Published on 22/10/2020, 5:22pm
International Finance Corporation piloted its green equity policy with an Indonesian bank, which went on to fund a 2,000 MW coal complex
A coal processing plant in Indonesia (Pic: Cassidy K/ILO/Flickr)
The World Bank’s private lending branch is indirectly backing one of the world’s biggest new coal complexes, despite a new green policy.
In September, the International Finance Corporation (IFC) published its green equity approach (GEA), outlining that: “IFC no longer makes equity investments in financial institutions that do not have a plan to phase out investments in coal-related activities.”
Yet the client it chose to pilot the approach with in 2019, Hana Indonesia, has since approved project finance to the 2,000 MW Java coal power station in Banten, Indonesia.
A source with knowledge of the matter told Climate Home that when confronted, IFC officials claimed not to be aware of Hana Indonesia’s involvement in the coal megaproject.
“We are in discussion with PT Bank KEB Hana Indonesia to better understand its recent lending activities,” a spokesperson for IFC said.
Java 9 and 10 is predicted to release 250 million tonnes of carbon dioxide over 25 years, equivalent to the annual emissions of Thailand or Spain, according to a report by sustainable finance watchdog Recourse.
A Greenpeace report warned that the $3.5 billion coal project could lead to more than 4,700 premature deaths over a 30-year period and affect the air quality in the Indonesian capital Jakarta, 120km from the power plant.
Indonesia has the fourth largest coal pipeline in the world and is one of only five countries in the world to start construction of new coal power plants in 2020, according to Climate Action Tracker.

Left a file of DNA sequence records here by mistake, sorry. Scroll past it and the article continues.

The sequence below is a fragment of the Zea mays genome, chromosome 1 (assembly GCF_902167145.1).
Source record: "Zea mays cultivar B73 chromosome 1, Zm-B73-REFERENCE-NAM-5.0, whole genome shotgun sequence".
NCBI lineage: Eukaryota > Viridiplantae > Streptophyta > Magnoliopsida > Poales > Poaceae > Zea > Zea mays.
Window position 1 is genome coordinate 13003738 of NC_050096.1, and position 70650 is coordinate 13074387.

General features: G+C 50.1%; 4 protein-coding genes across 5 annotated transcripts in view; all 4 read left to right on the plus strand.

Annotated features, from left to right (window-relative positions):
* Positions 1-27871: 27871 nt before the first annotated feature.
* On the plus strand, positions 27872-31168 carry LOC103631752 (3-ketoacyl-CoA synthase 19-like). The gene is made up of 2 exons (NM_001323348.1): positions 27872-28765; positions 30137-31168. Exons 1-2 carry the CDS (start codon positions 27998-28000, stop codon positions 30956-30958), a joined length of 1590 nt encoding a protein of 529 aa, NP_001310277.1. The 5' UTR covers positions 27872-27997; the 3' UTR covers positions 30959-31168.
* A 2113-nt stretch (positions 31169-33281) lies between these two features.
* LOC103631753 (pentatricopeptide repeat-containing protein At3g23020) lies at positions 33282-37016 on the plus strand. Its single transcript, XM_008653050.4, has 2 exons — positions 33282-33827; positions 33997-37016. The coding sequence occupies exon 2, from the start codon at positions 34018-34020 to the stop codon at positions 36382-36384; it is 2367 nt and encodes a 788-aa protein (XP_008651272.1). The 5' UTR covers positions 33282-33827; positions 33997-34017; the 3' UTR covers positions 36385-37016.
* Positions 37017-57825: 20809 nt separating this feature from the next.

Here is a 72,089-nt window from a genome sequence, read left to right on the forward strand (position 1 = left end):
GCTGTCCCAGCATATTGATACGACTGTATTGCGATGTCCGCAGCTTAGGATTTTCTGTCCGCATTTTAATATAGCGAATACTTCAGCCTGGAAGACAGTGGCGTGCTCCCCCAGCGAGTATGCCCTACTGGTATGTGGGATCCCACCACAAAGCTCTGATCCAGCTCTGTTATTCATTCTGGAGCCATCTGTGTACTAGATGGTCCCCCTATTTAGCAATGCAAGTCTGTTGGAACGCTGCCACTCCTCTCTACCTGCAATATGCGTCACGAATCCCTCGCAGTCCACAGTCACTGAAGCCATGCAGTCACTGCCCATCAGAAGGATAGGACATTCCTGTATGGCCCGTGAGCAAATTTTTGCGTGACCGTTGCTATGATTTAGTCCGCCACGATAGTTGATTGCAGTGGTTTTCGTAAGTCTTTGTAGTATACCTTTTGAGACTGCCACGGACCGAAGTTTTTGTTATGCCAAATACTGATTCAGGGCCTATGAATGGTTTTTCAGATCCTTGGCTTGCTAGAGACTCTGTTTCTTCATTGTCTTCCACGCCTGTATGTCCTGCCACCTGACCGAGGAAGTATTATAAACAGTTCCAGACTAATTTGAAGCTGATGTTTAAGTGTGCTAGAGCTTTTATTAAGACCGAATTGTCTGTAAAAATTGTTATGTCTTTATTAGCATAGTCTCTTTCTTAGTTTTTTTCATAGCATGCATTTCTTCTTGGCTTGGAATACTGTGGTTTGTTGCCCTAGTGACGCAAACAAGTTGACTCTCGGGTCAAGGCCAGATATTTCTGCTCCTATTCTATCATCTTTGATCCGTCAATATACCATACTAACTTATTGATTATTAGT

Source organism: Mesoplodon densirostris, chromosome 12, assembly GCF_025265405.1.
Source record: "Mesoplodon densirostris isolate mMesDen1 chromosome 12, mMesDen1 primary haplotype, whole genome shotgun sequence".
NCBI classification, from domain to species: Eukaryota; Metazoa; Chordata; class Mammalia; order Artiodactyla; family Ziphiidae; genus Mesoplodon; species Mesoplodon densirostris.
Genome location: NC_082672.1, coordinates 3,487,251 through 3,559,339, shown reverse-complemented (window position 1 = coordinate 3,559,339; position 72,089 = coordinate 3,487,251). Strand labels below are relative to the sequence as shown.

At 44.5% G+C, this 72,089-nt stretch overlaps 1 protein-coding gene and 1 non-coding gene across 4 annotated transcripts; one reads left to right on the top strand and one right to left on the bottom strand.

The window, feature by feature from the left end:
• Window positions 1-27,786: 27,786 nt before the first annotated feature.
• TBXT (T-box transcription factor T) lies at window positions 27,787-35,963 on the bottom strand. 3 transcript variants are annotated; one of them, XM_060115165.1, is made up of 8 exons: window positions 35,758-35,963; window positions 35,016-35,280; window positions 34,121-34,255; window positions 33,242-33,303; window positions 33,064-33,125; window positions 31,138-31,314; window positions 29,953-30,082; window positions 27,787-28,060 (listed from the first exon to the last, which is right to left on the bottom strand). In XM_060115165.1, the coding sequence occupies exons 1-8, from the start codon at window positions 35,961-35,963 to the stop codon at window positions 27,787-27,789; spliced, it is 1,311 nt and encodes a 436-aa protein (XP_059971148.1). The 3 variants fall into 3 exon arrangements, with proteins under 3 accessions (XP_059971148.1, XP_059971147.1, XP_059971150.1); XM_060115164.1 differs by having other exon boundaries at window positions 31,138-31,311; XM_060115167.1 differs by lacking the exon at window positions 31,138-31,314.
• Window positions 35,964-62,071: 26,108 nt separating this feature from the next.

The GEA was developed precisely to encourage equity clients in such countries to shift away from coal, with a goal to reduce their coal exposure by 50% by 2025 and to zero by 2030.
“The approach will allow IFC to continue engaging with banks that finance coal, but with a transparent framework and declining limits in line with the Paris Agreement and various climate scenarios,” the IFC said.
The policy came two years after the IFC said it would proactively seek clients committed to moving away coal.
“If the IFC continues to fund really egregious coal such as Java 9 and 10 that is a huge disappointment and frankly a betrayal of all the GEA stands for,” Recourse co-director Kate Geary told Climate Home.
“The GEA will be revised in 2021 and we need to see this loophole closed – no new coal has to be a condition of IFC agreement to partner with a bank under the GEA.”
Hana Indonesia’s parent bank is Hana Korea, South Korea’s fourth largest bank. IFC has a “long-term relationship” with Hana Korea, according to Seongeun Lee, a researcher at the Korea Sustainability Investing Forum. “They have invested in Hana Korea from their inception.”
IFC and Hana Korea are both shareholders in Hana Indonesia. IFC owns almost 10% and Hana Korea almost 70% of equity in the bank, according to Recourse. Neither bank has made a public statement on coal financing.
Hana Korea is one of several South Korean banks to invest in Java 9 and 10, noted Yuyun Indradi, the executive director of campaign group Trend Asia.
“Korea is financing dirty energy projects [overseas], while they try to implement the Green New Deal domestically. It’s a double standard,” Indradi said.
When President Moon Jae-in won the election earlier this year, he announced an ambitious Green New Deal, which included a 2050 net zero pledge and ending state support for overseas coal projects.
In July, South Korean lawmakers proposed a bill that would end financing for overseas coal projects. Seongeun said it is currently unclear whether the bill will pass and said that to date only six Korean financial institutions have declared that they will no longer invest in coal.
“Hana has seen that [Java 9 and 10] is the last chance as a business opportunity [to invest] in the dirty energy sector,” Indradi said.
According to Recourse, IFC could play a pivotal role in ending Indonesian and Korean investment in coal.
“We need IFC to take Hana Indonesia to task over this, and to use its relationship with Hana Korea to have a serious discussion about the bank’s huge coal exposure around the world,” said Geary.
This article was amended to clarify the emissions comparison.
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